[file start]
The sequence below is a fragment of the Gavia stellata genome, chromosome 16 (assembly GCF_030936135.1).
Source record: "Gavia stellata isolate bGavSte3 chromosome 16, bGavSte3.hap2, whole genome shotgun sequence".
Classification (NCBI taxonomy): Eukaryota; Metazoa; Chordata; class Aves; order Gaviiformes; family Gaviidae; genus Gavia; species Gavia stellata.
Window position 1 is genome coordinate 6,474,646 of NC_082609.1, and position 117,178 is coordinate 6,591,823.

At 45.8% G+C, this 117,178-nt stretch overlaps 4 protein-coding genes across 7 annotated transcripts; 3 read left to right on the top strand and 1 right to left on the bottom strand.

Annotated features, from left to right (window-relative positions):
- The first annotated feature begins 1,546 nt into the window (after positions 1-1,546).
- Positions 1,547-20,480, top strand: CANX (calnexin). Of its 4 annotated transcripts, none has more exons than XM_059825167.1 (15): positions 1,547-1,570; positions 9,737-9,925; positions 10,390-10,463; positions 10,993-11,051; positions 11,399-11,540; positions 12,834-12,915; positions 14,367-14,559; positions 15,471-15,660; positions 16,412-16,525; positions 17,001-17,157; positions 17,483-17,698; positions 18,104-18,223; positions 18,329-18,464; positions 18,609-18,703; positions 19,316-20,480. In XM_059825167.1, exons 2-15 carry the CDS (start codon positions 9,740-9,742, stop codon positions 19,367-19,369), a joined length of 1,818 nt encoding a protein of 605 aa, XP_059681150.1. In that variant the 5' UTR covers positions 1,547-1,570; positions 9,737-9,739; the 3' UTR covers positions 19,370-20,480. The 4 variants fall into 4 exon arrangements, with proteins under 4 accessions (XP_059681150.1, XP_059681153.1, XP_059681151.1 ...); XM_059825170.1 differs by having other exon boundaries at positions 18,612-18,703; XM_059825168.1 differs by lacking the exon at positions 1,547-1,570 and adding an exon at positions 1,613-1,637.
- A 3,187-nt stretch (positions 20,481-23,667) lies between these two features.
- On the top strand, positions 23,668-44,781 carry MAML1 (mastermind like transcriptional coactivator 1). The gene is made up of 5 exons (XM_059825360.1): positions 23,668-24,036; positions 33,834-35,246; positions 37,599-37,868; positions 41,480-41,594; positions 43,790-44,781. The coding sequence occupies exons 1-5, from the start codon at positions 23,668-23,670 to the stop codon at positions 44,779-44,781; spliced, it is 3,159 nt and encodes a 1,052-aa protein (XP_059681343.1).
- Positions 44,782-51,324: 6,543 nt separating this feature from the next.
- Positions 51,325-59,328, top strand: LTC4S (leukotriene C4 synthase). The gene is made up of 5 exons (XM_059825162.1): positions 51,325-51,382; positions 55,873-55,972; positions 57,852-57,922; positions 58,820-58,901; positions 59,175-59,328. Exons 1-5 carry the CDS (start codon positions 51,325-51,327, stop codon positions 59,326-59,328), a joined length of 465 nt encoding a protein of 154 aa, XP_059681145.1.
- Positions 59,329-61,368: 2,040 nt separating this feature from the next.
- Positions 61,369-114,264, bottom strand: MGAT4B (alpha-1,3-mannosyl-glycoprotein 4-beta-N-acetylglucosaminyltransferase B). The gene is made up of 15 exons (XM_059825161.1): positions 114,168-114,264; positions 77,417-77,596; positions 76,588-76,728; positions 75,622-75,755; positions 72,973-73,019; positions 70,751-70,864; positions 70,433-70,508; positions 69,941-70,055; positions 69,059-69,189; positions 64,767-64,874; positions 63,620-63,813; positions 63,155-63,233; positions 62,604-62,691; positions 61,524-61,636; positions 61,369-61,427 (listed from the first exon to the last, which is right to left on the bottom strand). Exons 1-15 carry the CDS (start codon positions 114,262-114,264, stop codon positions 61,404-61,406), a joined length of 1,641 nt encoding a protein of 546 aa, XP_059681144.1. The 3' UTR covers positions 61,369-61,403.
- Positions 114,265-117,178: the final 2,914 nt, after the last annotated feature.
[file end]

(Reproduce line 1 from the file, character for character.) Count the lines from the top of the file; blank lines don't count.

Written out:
The sequence below is a fragment of the Gavia stellata genome, chromosome 16 (assembly GCF_030936135.1).